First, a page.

Drew Peterson's third wife will have a chance to "testify from the grave" under an Illinois law passed amid the media frenzy over his missing fourth wife, but some say prosecutors could be on shaky legal ground if they plan to build their murder case around that testimony.
Peterson appeared in court Friday, the day after he was charged with killing Kathleen Savio, his third wife who was found dead in a dry bathtub in 2004 with a gash on the back of her head.
Wearing a red jumpsuit, the 55-year-old Peterson showed off his handcuffed hands and told reporters: "Three squares a day and this spiffy outfit. Look at all this bling." A judge postponed his arraignment until May 18 because no Peterson attorneys were present at the hearing.
Prosecutors have not said much about the evidence they have against Peterson in Savio's death, but it's clear they want to use the law to let Savio tell jurors why Peterson wanted her dead.
"In essence, what you're basically allowing the victim of a violent crime to do is testify from the grave," Will County State's Attorney James Glasgow said Thursday in announcing the charges against Peterson.
The Illinois law allows a judge to admit hearsay evidence in first-degree murder cases if prosecutors can prove the defendant killed a witness to prevent them from testifying. It passed last year amid attention to the October 2007 disappearance of Peterson's fourth wife, 23-year-old Stacy Peterson.
'Rumor and innuendo'
Possible evidence in the Savio case includes letters of protection in which she said Peterson would kill her to shut her up and her sister's testimony to a coroner's jury that Savio told her family it would be no accident if she died.
Peterson's attorneys have vowed to challenge the constitutionality of admitting such evidence. The Constitution guarantees criminal defendants the right to confront his accusers, something they can't do with an absent witness.
Joel Brodsky, one of Peterson's attorneys, has said that allowing Savio's statements would amount to the court allowing "rumor and innuendo" as testimony.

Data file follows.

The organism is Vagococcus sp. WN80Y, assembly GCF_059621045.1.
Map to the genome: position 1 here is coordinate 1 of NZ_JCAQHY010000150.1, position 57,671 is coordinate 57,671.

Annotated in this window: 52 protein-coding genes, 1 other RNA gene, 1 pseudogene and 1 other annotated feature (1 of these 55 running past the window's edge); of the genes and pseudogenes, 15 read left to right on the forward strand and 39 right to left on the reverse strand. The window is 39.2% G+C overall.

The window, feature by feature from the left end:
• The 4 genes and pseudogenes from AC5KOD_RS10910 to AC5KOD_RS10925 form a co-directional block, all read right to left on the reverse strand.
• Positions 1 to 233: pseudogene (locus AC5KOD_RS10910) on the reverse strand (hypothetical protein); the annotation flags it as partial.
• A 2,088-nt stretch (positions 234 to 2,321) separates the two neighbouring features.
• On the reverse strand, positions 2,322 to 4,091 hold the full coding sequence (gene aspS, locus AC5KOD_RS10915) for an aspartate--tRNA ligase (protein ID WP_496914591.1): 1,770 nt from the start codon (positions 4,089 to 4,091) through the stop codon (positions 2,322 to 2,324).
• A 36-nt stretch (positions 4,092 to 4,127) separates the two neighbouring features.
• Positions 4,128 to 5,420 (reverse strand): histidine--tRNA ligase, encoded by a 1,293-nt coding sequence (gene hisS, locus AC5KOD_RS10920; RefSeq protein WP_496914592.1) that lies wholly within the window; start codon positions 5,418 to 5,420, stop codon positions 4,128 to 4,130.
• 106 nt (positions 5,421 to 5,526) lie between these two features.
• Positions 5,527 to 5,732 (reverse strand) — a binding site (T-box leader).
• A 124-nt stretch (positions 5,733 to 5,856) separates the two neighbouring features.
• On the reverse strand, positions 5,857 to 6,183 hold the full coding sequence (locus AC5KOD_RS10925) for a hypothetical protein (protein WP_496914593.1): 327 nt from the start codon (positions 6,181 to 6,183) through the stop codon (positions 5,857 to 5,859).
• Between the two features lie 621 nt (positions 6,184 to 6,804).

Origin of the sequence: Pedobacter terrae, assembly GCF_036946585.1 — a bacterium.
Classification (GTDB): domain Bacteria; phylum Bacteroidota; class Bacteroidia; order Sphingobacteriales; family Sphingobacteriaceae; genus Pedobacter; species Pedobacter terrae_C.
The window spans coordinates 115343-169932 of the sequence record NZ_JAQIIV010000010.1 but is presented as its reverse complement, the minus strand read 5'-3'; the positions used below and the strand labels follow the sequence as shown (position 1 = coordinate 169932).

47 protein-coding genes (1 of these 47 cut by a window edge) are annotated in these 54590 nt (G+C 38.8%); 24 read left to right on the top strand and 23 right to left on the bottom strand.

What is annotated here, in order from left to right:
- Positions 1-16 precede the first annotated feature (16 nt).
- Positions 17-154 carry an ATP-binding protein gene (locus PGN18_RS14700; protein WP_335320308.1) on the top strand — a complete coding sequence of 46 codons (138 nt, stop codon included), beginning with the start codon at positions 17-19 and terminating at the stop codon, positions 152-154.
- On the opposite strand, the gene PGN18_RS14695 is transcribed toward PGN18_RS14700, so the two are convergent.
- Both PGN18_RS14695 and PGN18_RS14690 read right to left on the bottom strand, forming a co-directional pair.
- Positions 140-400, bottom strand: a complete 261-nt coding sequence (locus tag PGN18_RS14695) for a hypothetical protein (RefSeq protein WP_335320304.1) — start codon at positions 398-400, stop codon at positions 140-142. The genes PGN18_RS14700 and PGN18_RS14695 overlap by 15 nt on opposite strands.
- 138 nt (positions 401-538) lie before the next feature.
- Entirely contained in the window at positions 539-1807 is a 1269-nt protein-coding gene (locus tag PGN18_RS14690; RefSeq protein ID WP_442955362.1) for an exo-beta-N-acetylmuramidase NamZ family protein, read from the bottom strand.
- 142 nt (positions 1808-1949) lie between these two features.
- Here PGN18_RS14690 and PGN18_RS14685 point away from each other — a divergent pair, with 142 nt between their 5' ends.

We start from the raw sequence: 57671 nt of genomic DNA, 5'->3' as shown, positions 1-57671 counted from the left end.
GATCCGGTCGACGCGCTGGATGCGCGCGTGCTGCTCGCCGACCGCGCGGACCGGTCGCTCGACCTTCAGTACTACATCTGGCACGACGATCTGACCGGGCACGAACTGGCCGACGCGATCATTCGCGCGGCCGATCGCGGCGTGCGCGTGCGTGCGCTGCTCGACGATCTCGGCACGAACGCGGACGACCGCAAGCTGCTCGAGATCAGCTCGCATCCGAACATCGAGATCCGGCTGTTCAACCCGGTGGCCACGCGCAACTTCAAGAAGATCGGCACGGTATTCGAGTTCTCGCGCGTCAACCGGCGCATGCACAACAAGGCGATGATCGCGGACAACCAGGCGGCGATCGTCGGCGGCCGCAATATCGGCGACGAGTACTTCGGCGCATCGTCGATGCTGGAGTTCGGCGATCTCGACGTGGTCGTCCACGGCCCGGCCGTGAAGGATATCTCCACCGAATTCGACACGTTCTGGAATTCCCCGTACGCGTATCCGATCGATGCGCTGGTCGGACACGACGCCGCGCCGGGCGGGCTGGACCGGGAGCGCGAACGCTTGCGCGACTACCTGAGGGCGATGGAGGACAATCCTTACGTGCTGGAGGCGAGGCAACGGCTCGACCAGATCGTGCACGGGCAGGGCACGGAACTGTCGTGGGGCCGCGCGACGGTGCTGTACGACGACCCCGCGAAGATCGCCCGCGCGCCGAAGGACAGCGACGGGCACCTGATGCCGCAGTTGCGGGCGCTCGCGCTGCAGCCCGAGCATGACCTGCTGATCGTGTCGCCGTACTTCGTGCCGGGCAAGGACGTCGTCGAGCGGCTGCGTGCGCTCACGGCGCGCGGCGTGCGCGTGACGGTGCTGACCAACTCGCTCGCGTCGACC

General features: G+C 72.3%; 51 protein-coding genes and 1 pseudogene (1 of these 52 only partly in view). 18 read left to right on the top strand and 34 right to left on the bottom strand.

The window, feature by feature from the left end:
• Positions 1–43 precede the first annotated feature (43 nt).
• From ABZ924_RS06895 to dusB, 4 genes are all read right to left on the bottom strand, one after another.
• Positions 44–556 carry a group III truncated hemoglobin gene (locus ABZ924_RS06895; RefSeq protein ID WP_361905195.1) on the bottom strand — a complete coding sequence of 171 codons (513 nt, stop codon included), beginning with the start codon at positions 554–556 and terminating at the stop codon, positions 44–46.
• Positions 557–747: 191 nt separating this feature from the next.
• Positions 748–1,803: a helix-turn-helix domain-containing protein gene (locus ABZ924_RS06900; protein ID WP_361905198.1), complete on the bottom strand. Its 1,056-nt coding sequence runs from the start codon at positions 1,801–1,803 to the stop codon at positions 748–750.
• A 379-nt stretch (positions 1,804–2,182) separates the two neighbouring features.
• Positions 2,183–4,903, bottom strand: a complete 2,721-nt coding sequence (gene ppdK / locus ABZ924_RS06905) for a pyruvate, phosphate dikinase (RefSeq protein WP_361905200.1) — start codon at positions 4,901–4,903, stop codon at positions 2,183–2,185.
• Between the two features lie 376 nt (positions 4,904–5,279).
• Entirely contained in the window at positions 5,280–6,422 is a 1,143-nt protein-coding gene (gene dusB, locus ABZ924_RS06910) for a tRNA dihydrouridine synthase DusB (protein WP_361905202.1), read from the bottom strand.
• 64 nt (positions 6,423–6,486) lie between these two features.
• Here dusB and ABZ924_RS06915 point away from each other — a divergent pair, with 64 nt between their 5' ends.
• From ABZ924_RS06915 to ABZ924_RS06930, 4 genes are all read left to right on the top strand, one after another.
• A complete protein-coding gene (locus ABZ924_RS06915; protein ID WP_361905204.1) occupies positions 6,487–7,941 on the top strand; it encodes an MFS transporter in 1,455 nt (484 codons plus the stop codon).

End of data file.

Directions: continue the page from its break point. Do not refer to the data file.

Brodsky also said he could argue that the law was passed specifically to put Peterson behind bars, which is also unconstitutional.
"They're changing the law, changing the rules, changing forensic findings to get this guy," he said. "The law was not supposed to be made for a particular case."
The law's sponsors were careful never to link it publicly to Peterson. State Sen. A.J. Wilhelmi, D-Joliet, said the law wasn't designed for any single case, but one Republican analysis of the Democratic bill noted that it was introduced "in response to the Drew Peterson case."
The law requires a judge to hold a pretrial hearing to study whether the evidence shows that the defendant killed a witness and did so to prevent the witness from testifying. The judge would also have to decide whether the hearsay is reliable and whether admitting it would be in the best interests of justice.
The process alone puts the law on shaky ground, according to Joseph Tacopina, a defense attorney whose clients included a suspect in the 2005 disappearance of American teenager Natalee Holloway in Aruba.
Tacopina said the judge's decision to admit statements would indicate to a jury that the judge thinks the suspect is guilty.
David Erickson, a former appellate court judge who teaches at Chicago-Kent College of Law, believed the law will stand up and said at least 12 other states have passed similar statutes.
He also said the Illinois bill and those of other states came in response to a 2004 U.S. Supreme Court decision that found the right of a defendant to confront his accusers has a key exception: if the defendant acted with the intent to prevent that person from testifying.
"Think of mob cases where they kill guys to keep them from testifying," he said.
State Rep. Jim Durkin, R-Western Springs, said the concept isn't controversial, but the Peterson case helped the legislation pass quickly with hardly any opposition.
"It became noteworthy because the Drew Peterson situation was starting to pick up some steam," said Durkin, one of the measure's sponsors in the state House.
Savio's cause of death, initially ruled an accidental drowning and later reclassified as a homicide, also will figure prominently in the trial.
"It definitely provides a lot of fodder for a criminal defense lawyer when you have a changed opinion," Brodsky said. "Why not change it again, and again?"